He was elegantly sipping a French white wine and vigorously puffing a Havana. He knew I was a cigar smoker and nodded generously at the humidor standing on his table. But out of some regard for him I did not take a cigar. Instead, I accepted a glass of red wine. A big mistake. It was utterly dreadful. Red wines are best served at room temperature, European room temperature of between 15-18°C that is; at Matoshree in Bandra East it was 34°C. And Balasaheb didn't believe in chilling his wines.
I gave up beer because it has too many calories. Now I drink wine, French or Indian. Sometimes champagne, a glass or two.
"How is the wine?" he politely asked me. I dodged the question and pointed at the cigar. "You are never seen without a pipe or cigar," I said. "Cigar nowadays," he admitted, blowing smoke at me. "I gave up the pipe in 1995, when I had my heart operation. But I sometimes miss smoking it. The tobaccos used to have such good aromas. I remember the brands... Marco Polo, Three Nuns, and another one called Henry the something. I had a huge collection of pipes. I even liked that municipal job of cleaning them with eau de cologne!" He got his cigars from friends travelling abroad, and he favoured the Churchill-sized Havana. "I like them thick and long. But I don't smoke continuously. There are many breaks," he said waving the cigar in the air.
He started smoking in 1954 when he was a cartoonist at Free Press. "I suffered a cold the year round. Smoking, I discovered, dried my nose. Those days it was Peacock-brand cheroots from Tiruchirappalli. Until someone convinced me a pipe was more my style. And then cigars," Balasaheb said. He liked seeing pictures of himself in the press with either a cigar in the mouth or pipe in the hand. "But that does not make me an addict," he told me, "I can give up smoking. But it helps me tide over my loneliness. I'm often miserable. And alone. After I lost my wife, and my son in an accident, I found that the cigar helps me to relax. It keeps me going... and from returning to loneliness."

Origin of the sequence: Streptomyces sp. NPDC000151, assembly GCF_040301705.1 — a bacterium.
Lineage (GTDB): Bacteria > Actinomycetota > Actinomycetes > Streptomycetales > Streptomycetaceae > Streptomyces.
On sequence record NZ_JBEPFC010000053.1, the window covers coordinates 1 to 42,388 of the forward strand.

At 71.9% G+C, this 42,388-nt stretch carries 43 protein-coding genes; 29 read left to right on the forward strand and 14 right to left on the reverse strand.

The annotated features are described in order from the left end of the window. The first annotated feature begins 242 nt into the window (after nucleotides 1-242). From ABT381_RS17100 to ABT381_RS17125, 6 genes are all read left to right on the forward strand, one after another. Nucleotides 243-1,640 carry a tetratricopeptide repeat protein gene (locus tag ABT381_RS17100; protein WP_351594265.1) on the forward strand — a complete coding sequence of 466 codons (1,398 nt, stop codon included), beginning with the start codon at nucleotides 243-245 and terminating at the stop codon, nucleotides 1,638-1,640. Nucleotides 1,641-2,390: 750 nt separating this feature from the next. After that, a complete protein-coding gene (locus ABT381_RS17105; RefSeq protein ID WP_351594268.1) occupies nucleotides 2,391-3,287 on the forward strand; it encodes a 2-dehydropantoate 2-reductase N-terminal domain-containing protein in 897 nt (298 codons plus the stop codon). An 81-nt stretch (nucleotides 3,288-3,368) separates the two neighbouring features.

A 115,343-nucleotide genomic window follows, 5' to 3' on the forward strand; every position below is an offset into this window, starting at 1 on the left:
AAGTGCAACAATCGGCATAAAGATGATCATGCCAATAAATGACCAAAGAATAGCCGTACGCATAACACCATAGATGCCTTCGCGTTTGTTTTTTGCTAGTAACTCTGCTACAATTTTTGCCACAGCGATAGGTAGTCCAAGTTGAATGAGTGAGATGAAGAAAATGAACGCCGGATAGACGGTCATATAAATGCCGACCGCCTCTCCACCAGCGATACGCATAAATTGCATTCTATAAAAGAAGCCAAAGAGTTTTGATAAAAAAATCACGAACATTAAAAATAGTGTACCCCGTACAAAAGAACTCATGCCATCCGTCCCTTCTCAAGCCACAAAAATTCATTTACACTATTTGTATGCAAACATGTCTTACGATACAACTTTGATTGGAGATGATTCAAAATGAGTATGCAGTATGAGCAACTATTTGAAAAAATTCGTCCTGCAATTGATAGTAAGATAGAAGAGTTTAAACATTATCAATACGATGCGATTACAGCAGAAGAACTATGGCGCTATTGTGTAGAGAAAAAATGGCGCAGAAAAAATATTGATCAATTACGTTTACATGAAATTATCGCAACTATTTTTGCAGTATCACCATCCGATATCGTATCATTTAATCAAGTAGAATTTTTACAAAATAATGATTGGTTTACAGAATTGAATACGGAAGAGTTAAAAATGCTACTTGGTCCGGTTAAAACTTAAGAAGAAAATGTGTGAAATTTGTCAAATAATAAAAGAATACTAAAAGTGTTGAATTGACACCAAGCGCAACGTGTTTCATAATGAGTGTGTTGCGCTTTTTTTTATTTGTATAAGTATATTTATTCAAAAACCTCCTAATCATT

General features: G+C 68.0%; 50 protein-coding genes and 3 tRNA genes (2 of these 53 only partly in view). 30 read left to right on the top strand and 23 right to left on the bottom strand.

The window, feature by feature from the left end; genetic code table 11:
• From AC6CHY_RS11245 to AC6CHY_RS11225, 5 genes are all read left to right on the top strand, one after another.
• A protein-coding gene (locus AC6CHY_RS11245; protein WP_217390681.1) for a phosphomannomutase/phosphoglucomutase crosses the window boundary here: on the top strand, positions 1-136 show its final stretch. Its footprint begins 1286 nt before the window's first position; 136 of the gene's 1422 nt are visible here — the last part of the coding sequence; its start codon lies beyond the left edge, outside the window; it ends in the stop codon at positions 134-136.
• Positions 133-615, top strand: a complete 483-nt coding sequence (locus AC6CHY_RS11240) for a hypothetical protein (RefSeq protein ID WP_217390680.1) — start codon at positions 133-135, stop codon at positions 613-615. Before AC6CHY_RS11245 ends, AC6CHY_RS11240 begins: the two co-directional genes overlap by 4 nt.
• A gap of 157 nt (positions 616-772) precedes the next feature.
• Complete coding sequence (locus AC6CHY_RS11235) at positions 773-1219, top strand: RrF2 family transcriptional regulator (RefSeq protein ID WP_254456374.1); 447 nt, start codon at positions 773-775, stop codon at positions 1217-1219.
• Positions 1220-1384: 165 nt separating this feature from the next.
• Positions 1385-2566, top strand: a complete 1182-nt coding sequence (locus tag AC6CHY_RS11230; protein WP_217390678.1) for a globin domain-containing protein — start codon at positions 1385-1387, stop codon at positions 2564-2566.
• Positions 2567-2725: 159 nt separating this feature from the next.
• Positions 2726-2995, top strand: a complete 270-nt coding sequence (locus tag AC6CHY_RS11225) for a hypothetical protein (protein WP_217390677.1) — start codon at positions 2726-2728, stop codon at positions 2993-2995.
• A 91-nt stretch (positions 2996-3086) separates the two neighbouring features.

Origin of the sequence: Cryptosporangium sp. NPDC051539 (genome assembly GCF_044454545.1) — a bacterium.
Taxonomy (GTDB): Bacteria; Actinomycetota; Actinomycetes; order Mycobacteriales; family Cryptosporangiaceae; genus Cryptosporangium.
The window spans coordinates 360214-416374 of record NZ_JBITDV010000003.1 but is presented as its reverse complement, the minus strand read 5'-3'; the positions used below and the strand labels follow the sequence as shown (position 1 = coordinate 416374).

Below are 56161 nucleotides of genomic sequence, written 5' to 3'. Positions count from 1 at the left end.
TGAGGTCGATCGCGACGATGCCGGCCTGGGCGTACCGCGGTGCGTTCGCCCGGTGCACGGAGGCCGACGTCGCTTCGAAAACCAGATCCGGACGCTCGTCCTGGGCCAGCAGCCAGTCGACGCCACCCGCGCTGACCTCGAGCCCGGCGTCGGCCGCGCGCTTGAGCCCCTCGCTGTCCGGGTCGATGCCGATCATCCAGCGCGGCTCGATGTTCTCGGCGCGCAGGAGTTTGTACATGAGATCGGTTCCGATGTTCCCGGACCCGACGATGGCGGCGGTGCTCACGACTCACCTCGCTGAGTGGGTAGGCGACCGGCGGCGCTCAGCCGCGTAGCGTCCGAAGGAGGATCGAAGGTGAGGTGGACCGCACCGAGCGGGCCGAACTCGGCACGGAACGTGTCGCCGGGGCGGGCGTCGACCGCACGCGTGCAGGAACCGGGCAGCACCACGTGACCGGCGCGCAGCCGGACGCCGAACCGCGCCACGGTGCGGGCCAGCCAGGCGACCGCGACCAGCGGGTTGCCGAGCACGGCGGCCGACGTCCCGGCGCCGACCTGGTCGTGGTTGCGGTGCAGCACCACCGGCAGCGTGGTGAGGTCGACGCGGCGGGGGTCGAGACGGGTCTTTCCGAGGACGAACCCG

[Red wine is better for the heart] but white wine suits me fine. Besides, who says I have a heart? You presswallahs say I am heartless!
Earlier, he used to drink warm beer. I landed up at Matoshree once with a case of Heineken procured from the friendly neighbourhood bootlegger. This was before liberalization had set in and the markets opened up. Balasaheb graciously accepted it and then confessed he had given up beer. "Beer also I started drinking during my cartoonist days," he remembered, "and I enjoyed it until an American lady told me that in her country even children drank beer! Heineken is a good brand. But I've had all the local beers, too. Yes, with the glycerin. I gave up beer because it has too many calories. Even though I was drinking it in tins... not tonnes! Now I drink wine, French or Indian. Sometimes champagne, a glass or two."
"Why white wine?" I asked. "Isn't red better for the heart?"
Balasaheb Thackeray, as was his wont, had the last word.
"I guess it should be," he sarcastically replied, "but white wine suits me fine. Besides, who says I have a heart? You presswallahs say I am heartless!"
Balasaheb Thackeray picture by Farzana Contractor.